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Showing posts from October, 2009

The 'Beating Street Estimates' game

The Associated Press (via NY Times) has an article explaining how so many US companies regularly manage "to beat analysts' estimates": Corporate America has a habit of low-balling the earnings forecasts used by analysts to determine their estimates. That way, the bar is lower, and companies can easily jump over when the quarter's results are announced -- even if profits and revenues have fallen off a cliff. ...Beating expectations generally gives share prices a quick lift, but the news can mislead investors about the real state of the business -- and just how far this economic recovery has to go. In fact, of the companies reporting third-quarter results so far, 60 percent have posted lower net income compared with a year ago. ...A study of stock returns from 1994-2007 concluded that analyst forecasts were the second-most influential force on price movements. Management forecasts topped the list, according to Beverly Walther, an accounting professor at Northwestern Un

Have women on your board? Here's the cash...

From The New York Times : Naissance Capital, based in Zurich, will start the Women’s Leadership Fund in January, which will invest in companies whose boards include women. It also plans to take minority stakes in companies without women on their boards and to use its ownership to encourage changes. R. James Breiding, a co-founder of Naissance Capital and a former director of Rothschild Corporate Finance, said the fund was created after several studies showed a correlation between the number of female directors and a company’s performance. ...Naissance has lined up $200 million from institutional investors and individuals to invest in 30 to 40 companies around the world, and plans to increase the size of the fund eventually to about $2 billion. The minimum investment for the fund is $100,000. Naissance, which was founded in 1999 and specializes in what it calls “niche investment opportunities,” is one of a handful of firms that have created funds over the last three years to invest in c

"It's all coming together for Reva"

The New York Times has an article on electric car maker Reva. Last month, the company won an important stamp of approval when General Motors said it would use Reva’s technology in the electric version of its Chevrolet Spark, a small car whose conventional gasoline version G.M. sells here already. The electric version of the Spark is expected to go on sale in India by the end of next year, according to G.M. officials. ...Mr. Maini said electric cars have to be small and affordable to succeed in places like India and Europe, where most car trips are short and involve stop-and-go driving, unlike in the United States where commuters can drive 50 miles or more a day, mostly on highways...In Europe, the higher-end model (of the NXR) will sell for about 15,000 euros, or $22,000, not including batteries, which the company will lease for a monthly fee. ...“I have been doing this for 15 years, and I have never seen everything come together like I have” now, said Mr. (Chetan) Maini, the 39-year-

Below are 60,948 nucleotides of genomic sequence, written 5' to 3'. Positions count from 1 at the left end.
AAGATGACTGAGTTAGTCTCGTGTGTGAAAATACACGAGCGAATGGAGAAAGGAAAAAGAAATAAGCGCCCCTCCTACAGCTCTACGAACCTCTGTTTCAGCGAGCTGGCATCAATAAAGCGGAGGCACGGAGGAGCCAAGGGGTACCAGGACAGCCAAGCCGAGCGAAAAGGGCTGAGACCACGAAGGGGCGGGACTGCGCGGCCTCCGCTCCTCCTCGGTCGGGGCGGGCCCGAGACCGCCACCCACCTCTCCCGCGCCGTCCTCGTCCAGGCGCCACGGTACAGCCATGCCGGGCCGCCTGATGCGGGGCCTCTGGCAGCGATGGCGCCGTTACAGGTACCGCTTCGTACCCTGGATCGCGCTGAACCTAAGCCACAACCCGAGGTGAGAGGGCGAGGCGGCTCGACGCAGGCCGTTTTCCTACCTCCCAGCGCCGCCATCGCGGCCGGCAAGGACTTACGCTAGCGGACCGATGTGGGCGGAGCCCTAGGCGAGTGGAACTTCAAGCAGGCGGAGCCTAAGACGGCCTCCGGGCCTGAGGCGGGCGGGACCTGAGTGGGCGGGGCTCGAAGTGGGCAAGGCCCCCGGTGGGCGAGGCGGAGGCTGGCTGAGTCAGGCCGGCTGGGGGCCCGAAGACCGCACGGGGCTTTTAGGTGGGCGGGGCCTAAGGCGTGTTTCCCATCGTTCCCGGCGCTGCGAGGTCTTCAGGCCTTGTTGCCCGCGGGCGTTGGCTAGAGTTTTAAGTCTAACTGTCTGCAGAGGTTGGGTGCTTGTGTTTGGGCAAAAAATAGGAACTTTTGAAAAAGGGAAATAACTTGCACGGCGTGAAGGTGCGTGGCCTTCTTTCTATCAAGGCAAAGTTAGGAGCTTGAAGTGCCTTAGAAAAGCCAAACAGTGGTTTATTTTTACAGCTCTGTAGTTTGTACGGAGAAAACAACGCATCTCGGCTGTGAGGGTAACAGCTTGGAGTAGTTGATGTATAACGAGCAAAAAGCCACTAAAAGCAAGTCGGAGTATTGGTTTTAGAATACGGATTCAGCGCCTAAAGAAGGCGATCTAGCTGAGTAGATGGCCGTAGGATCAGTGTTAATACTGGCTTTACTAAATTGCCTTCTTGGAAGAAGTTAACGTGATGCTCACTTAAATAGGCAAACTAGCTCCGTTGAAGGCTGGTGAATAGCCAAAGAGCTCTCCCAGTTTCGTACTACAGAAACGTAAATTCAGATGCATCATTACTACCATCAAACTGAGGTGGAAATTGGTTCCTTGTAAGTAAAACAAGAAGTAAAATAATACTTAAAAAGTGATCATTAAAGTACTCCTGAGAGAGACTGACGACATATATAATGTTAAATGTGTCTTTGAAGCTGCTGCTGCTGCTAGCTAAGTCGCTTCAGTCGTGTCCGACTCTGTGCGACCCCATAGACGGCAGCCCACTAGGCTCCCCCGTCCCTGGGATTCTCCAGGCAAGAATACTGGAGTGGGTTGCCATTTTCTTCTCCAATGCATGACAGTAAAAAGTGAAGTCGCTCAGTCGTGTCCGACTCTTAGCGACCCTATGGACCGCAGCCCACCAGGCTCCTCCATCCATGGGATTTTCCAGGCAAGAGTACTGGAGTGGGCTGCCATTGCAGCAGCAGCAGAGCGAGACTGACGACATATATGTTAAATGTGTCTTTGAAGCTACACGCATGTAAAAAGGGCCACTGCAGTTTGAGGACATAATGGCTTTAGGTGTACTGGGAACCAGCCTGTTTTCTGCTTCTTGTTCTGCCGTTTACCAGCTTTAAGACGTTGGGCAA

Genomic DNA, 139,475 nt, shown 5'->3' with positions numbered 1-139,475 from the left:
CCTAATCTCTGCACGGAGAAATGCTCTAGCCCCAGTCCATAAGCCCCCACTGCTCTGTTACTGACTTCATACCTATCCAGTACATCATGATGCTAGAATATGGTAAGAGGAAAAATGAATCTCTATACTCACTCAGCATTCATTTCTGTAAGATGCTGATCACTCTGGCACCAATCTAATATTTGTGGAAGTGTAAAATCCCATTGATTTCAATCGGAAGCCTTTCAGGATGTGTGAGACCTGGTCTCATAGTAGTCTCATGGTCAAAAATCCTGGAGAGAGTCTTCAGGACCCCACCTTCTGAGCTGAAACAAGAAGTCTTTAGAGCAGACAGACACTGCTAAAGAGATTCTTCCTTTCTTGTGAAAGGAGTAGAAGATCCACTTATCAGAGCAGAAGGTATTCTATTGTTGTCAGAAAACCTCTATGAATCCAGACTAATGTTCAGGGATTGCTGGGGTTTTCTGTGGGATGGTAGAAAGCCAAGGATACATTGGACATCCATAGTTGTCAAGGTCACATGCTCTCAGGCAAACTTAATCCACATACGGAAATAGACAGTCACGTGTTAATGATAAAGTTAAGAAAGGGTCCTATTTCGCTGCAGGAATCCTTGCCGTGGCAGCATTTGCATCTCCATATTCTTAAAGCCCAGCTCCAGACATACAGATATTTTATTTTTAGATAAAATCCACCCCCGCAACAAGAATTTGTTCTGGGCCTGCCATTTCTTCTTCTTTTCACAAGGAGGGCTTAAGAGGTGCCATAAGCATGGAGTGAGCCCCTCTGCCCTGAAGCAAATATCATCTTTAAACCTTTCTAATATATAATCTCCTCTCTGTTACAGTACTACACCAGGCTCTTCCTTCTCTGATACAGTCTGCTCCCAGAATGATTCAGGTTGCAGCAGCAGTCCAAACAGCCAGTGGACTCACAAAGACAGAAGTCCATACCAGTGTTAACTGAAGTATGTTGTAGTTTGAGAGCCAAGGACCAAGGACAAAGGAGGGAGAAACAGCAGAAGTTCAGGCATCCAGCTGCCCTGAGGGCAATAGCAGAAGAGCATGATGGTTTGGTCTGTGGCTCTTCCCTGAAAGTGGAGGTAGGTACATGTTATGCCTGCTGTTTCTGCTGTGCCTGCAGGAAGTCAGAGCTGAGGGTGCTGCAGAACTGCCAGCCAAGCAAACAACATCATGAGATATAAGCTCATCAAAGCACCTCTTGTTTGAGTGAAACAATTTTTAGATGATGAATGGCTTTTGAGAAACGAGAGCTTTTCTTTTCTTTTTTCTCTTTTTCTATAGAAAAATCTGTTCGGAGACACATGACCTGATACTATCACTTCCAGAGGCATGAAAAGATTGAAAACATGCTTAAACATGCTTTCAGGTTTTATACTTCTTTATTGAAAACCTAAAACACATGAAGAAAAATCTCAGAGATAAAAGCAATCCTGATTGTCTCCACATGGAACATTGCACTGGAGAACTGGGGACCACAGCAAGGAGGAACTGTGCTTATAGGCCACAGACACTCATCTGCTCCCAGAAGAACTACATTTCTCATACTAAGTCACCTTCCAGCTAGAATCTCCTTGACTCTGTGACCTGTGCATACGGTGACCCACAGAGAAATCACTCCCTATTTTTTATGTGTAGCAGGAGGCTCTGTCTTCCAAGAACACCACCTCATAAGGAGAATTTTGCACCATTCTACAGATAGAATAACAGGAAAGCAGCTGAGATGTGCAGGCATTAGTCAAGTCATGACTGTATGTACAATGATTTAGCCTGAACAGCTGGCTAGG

Deal Alert: A2Z Maintenance acquires controlling stake in CNCS Facility Solutions

Edited excerpts from Press Release: Gurgaon-based facilities management and EPC firm A2Z Maintenance and Engineering Services has acquired a controlling stake in CNCS Facility Solutions , a Mumbai-based facilities management services company. One World Resources acted as the sole financial advisor to CNCS in this transaction. The investment will allow A2Z, whose investors include India Equity Partners, Beacon India Private Equity Fund and Rakesh Jhunjhunwala, to expand the presence of its facilities management services business in Western India.

ContentSutra interview with Nimbus' Harish Thawani

ContentSutra interviewed Nimbus Communications' Chairman Harish Thawani, in the context of the PE-backed firm's renewal of its contract to broadcast test and one-day cricket matches played in India. What is the per match rate you are paying and is the case that this time there are fewer matches? Again, it depends on the exchange rate and other factors, but it is about Rs31 crore. The number of matches are about 15% lower at this stage. The schedule is subject to change and we have left enough flexibility in the deal to work around future changes. What does the deal mean for Nimbus? Are you looking to raise cash? We are not looking to raise money. We had a third round of investments in 2009 by our existing investors 3I, Cisco and Oman International Fund. The focus is on growing Neo Cricket. The channel will soon be available also in Europe and North America. We already have a very strong presence across Asia. We are also planning two new channels. Do you think that ODIs will su

Forbes' profile of the Co. behind Mainland China

Forbes India has a profile of Speciality Restaurants, the company behind Mainland China and other restaurants. (Anjan Chatterjee) has 52 restaurants (spread across eight brands including Mainland China, Sigree and Oh! Calcutta) across 11 cities including three abroad — Beijing, London and Dhaka. Now he wants to spread to tier-II towns and in some ways be a pan-Indian fine-dining restaurant chain. Chatterjee’s company Speciality Restaurants Pvt. Ltd. (SRPL) and SAIF Partners (Softbank Asia Infrastructure Fund), an investor in SRPL, are busy scripting the new plan. They are looking at a listing on the stock market next year. It depends on the number of acquisitions. They want to expand the chain to 100 restaurants before the initial public offering. ...Apart from processes, fine-dining restaurants have to deliver an experience rather than just a meal. “If a restaurant can make Rs. 800 on an average bill, then the margins can be 20-25 percent, else they drop to 10-15 percent. Also, very